Communicating With Customers When You Are Powerless

It is far easier to relate to customers when you have something to bring to the table. It is far more difficult to communicate when you have nothing to offer, or are powerless to change the situation.

Given this situation the magnitude of the problem can quickly increase. The obvious resolution is still by empowerment, but there are instances where empowerment will have no effect whatsoever. In such instances the best policy is absolute and total openness. Your approach to the customer must be transparent, and you must be honest about your inability to rectify the situation.

The customer will most likely be more forgiving when exposed to this level of transparency. The most effective communication, in this instance, would be to state at the outset that there is nothing that you personally, or the organization as a whole, can do to remedy the situation at present. Show empathy towards the customers for the inconvenience that is being caused to them. Show concern to them where possible.

Research whether there are other agencies that can help, or whether there are phone numbers that people can use. Assist, wherever possible, in procuring for the customer outside help and make it readily available to them if possible. Even though you may be powerless to rectify a service failing, you still have the ability to present the organization in a positive and efficient manner. While it may not be necessary to assume total responsibility, it is imperative to accept responsibility for the elements for which you are responsible. This falls under the umbrella of transparency and openness, which must be forthcoming from the entire organization, not just individuals.

This is a clear example of the need for a strategy agreed at board level that can be implemented at any given point when a service failing is identified, and the organization is powerless to deal with it. An example of this: after a bout of severe weather, a complete power failure occurs because overhead cables have been damaged. In this instance, the energy company is unable to restore normal service and cannot offer clients anything other than empathy. It is really important that the weather be cited as the cause, but it is also imperative that any CSR reassures customers that everything is being done to rectify the situation. This assurance has to have substance. It must never be a throwaway line.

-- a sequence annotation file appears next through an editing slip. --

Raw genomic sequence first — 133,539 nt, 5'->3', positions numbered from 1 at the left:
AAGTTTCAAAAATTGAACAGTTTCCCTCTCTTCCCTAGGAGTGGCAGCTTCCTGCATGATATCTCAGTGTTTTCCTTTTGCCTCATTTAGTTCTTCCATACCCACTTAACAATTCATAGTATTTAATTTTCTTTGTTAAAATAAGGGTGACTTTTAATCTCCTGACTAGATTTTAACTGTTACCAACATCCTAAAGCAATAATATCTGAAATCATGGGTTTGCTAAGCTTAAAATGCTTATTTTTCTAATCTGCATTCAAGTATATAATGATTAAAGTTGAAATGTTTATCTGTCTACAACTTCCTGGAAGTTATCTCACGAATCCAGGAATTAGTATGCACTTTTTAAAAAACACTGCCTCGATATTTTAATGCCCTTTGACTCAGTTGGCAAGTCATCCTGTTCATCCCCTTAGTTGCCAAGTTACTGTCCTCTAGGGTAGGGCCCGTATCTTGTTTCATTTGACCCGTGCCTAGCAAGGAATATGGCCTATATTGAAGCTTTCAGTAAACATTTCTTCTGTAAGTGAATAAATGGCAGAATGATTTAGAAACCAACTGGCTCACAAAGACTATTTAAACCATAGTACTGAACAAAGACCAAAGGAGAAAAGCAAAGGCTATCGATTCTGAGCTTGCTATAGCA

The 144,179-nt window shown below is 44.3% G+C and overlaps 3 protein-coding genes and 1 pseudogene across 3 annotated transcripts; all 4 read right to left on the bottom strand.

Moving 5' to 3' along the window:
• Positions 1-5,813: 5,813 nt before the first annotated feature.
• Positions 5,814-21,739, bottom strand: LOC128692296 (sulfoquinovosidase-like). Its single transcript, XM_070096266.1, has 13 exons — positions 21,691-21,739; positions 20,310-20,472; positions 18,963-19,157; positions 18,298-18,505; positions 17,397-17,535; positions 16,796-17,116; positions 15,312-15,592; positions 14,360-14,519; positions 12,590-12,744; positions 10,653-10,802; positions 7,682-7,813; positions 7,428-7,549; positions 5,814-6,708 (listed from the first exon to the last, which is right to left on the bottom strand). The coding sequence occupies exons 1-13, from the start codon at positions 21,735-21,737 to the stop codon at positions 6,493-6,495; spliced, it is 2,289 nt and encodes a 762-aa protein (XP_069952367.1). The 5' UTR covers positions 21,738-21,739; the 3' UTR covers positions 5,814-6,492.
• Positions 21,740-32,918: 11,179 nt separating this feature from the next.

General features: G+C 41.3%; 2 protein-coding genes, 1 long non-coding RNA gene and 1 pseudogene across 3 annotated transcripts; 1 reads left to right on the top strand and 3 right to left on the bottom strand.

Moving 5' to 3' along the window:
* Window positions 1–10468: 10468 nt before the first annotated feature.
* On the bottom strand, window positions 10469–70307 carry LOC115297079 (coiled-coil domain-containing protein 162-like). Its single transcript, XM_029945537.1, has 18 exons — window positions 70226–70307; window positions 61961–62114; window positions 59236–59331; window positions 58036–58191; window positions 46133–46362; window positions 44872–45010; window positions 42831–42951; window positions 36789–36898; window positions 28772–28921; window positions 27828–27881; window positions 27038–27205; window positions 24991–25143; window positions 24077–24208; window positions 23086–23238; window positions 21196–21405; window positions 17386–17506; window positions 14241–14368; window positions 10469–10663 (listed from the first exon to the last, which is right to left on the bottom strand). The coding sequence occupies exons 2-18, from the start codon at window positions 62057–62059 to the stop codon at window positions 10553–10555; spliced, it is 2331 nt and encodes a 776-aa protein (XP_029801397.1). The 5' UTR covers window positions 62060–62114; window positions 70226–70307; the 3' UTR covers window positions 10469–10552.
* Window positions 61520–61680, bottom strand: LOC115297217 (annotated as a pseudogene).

A good CSR will explain that there are however-many teams working on it (and be specific), and will offer a realistic estimated time of restoration of service and be precise about all information provided. The client will remember this high service level and will feel that they have been dealt with as an individual and also as an important customer. The CSR, in these instances, must have access to information such as emergency numbers, national floodline, traffic information, and so forth. While the CSR is powerless throughout the communication in terms of rectifying the service faults, they are never really powerless in terms of being able to offer advice and help to customers. The more thought that is given to a possible situation arising, the sooner and more comprehensively can the organization reduce the damage to its reputation.

Amit Nayak

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